• A multiplexor (MUX module) for the current, voltage and battery inputs from the CG, VG and BAT_OK modules.
    • An analog-to-digital converter (ADC), which may be 16-bit, or other suitable size.
    • 65—Microprocessor section. In the exemplary embodiment of the invention illustrated in FIG. 6, this section contains two microprocessors and other components:
    • MICRO1 is the main processor that does the signal processing and sends the results to the communications channel. It also saves any key user parameters and alarm in the EEPROM permanent memory module. The implementation of the methods described herein are embedded in the firmware provided here.
    • MICRO2 is a secondary processor that includes an LCD module for instant display of information while in the field. MICRO2 also handles the communications necessary to store the user parameters in MICRO1. This may include serial communications to and from the user PC at RS232 levels.
    • An on/off switch (PUSH BUTTON) connector is used for convenience to turn the invention on or off for transport.
    • Digital level shifters (GLUEL_1) interface the microprocessor with the rest of the circuits. These devices allow the connection of the two different operating main voltages, 3.3 v for MICRO 1, and 5.0 v for MICRO 2, as well as serving as buffers for the circuit connections that may have their power turned “on” and “off” at different times.
    • 66—Communications section. In the exemplary embodiment of the invention illustrated in FIG. 6, this section contains an exemplary satellite communications module STX2. Inside STX2 is the power supply for a transmitter, using VBAT as the power source, and glue logic. This section sends the final information to the user. It is to be appreciated that in other embodiments, other communications interface(s) may be used, depending on the user preference, such as and without limitation cellular phone modules, bluetooh radios, RS482, RS232, wired serial communications, and the like.
    • 67—Power source circuit. In the exemplary embodiment of the invention illustrated in FIG. 6, this section provides power for all components. Starting with a set of batteries, the switching and linear regulators in the POWER module provide the necessary voltage to power all components.
    • Source VBAT may be both a signal that provides the means to determine if the battery source is near depletion, and also the source of raw power for the transmitter section of the exemplary communications module STX2.
    • Source +5V provides power to MICRO2.
    • Source +3.3V_D is a +3.3 volts source for the Digital part of the system.
    • Source +3.3V_A is a +3.3 volts source for the positive analog part of the system.
    • Source −3.3V_A is a −3.3 volts source for the negative analog part of the system.
    • Note that the AGND and DGND grounds are tied to a common point and to the negative side of the battery, J1 pin 2, and are implicit through the entire illustrated embodiment.
    • Input AUX_ON helps the illustrated embodiment conserve power by shutting down all but the necessary power to MICRO1 during transport.

FIG. 7:

This figure contains two graphic/pictorial representations of examples of threshold voltage levels and their meanings that allow a user to properly configure a threshold alarm. The upper illustration also shows an initial reference value (IRV), and a typical sanitized cycling wave form. The lower illustration could be for a cycling or for a steady signal.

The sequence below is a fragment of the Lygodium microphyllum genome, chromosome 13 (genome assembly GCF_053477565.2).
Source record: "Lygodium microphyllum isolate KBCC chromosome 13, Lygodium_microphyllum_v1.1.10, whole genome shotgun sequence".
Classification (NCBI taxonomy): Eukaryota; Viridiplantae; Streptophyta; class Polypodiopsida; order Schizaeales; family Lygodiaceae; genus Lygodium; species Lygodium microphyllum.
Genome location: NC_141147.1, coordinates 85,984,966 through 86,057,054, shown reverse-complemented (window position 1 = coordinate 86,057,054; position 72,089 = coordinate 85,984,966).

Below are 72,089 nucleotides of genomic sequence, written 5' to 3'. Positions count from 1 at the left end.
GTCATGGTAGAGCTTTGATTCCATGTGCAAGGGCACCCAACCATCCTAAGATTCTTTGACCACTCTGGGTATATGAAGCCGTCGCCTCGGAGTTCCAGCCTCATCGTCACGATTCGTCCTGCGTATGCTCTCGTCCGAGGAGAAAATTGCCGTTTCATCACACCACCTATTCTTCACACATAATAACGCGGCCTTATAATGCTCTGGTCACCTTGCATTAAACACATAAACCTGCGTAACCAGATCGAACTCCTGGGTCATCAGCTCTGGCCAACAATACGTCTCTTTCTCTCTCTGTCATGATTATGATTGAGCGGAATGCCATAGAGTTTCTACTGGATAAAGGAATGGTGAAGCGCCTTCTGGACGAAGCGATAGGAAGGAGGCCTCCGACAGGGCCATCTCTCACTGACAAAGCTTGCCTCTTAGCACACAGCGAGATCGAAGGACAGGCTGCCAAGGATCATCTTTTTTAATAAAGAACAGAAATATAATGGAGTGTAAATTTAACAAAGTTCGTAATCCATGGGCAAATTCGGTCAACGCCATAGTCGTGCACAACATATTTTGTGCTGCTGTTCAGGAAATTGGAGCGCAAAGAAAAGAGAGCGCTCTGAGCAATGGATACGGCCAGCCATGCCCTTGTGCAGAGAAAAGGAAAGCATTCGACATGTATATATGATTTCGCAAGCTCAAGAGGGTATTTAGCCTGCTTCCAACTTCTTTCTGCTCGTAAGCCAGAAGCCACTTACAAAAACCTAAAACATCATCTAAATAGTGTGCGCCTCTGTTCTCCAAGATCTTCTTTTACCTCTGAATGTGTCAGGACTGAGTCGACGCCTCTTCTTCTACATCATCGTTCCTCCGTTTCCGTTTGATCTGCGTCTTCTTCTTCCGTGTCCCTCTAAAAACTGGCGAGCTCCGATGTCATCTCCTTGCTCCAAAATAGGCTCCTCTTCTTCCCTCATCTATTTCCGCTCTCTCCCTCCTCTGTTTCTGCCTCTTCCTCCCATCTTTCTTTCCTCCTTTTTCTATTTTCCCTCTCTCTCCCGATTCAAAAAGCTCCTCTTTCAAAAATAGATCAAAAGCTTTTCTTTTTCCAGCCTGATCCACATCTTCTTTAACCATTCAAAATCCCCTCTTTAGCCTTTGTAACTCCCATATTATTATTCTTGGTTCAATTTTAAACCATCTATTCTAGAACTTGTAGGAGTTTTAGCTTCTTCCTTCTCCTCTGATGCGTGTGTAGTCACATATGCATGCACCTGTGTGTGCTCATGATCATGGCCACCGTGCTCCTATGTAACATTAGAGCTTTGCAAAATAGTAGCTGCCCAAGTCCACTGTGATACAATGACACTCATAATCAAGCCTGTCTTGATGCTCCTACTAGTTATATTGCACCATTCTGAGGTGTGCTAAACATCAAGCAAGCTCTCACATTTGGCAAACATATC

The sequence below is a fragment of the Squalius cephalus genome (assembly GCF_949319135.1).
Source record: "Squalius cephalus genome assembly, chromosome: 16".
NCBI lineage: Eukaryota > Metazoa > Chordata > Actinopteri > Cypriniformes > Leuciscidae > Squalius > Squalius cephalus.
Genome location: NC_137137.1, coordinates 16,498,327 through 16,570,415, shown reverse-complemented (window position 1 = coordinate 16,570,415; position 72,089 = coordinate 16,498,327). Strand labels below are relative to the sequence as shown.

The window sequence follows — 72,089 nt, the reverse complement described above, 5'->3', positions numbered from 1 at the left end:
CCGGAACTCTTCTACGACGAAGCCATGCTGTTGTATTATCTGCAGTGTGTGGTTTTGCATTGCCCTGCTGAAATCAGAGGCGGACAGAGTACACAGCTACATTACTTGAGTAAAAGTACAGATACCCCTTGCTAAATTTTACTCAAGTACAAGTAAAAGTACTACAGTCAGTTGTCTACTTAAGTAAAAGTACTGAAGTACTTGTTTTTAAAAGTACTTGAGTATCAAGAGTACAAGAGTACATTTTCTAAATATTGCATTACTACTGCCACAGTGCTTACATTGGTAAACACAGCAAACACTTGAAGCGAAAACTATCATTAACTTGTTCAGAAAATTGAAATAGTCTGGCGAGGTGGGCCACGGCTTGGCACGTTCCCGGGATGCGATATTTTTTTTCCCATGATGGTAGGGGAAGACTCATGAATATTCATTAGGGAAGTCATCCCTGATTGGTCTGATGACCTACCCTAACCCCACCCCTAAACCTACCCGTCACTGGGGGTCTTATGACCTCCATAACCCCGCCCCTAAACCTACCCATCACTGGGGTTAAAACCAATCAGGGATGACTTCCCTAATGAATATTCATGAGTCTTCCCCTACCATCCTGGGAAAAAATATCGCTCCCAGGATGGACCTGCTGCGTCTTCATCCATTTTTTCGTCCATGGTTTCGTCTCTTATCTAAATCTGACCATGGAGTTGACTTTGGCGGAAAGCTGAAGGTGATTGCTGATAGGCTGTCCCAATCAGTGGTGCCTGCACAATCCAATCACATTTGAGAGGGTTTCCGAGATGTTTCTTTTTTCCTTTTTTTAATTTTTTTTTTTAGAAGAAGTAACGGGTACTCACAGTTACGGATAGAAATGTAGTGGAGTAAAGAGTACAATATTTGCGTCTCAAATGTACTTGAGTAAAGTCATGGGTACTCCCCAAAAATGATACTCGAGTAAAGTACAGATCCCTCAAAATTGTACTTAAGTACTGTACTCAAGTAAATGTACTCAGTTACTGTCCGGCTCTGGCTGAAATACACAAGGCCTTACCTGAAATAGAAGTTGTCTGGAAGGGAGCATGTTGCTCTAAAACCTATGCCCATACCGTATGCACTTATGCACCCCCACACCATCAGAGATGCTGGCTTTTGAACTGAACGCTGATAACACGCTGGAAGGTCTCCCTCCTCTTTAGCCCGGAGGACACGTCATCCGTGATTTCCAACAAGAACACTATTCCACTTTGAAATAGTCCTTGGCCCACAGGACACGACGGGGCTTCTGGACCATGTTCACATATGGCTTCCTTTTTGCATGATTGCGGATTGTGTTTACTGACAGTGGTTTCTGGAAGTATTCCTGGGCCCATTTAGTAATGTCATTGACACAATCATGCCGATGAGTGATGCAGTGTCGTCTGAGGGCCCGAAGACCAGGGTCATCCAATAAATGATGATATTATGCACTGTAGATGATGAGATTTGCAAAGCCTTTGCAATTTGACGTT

DETAILED DESCRIPTION

Referring to the drawings wherein like reference characters designate like or corresponding parts throughout the several views, and referring particularly to FIGS. 1, 3 and 4 it is seen that a pipeline or other structure 18, 39, 47 has been partially or fully buried in the earth and has been provided with a cathodic protection system. It is to be appreciated that DC power is provided to the buried structure, which may come through a rectifier 13 attached to an AC power source, or from any other suitable DC power source including without limitation solar, thermal, batteries, etc. In a cathodic protection system, such as the one illustrated in FIG. 1, there are 3 points of contact, A (14), B (15), and C (17). Contact points A (14) and B (15) are ordinarily provided on either side of a shunt (resistor) provided on the DC power output line (in this case, coming out of a rectifier 13) where a small voltage is developed as current passes through it. In the illustrated embodiment, the line containing contact points A (14) and B (15) leads from the DC power source (e.g., rectifier 13) to the protected structure, which is a pipeline in this illustration. The current through this line is controlled (turned on or off) by the current interrupter and it flows through the shunt to protect the structure. The shunt is provided so the when the DC power source is turned off, the current going through it can be verified at that point. This is a basic verification that the DC power source is sourcing current, that it has been connected properly and it is not open. This is also a basic installation check to determine that the rectifier setting is correct with respect to the load represented by the structure, that the right amount of current is present. This verification is typically done with voltmeter by the person installing the testing and monitoring equipment. It is to be appreciated that the current interrupter may be provided in series ahead of the rectifier (FIG. 1), ahead of contact points A and B (FIG. 4), or after contact points A and B (FIG. 3) without changing the operation of the invention which is always connected to the output of the DC power source. In FIG. 4, an additional shunt was added between points 45 and 46 in order to facilitate monitoring by the present invention.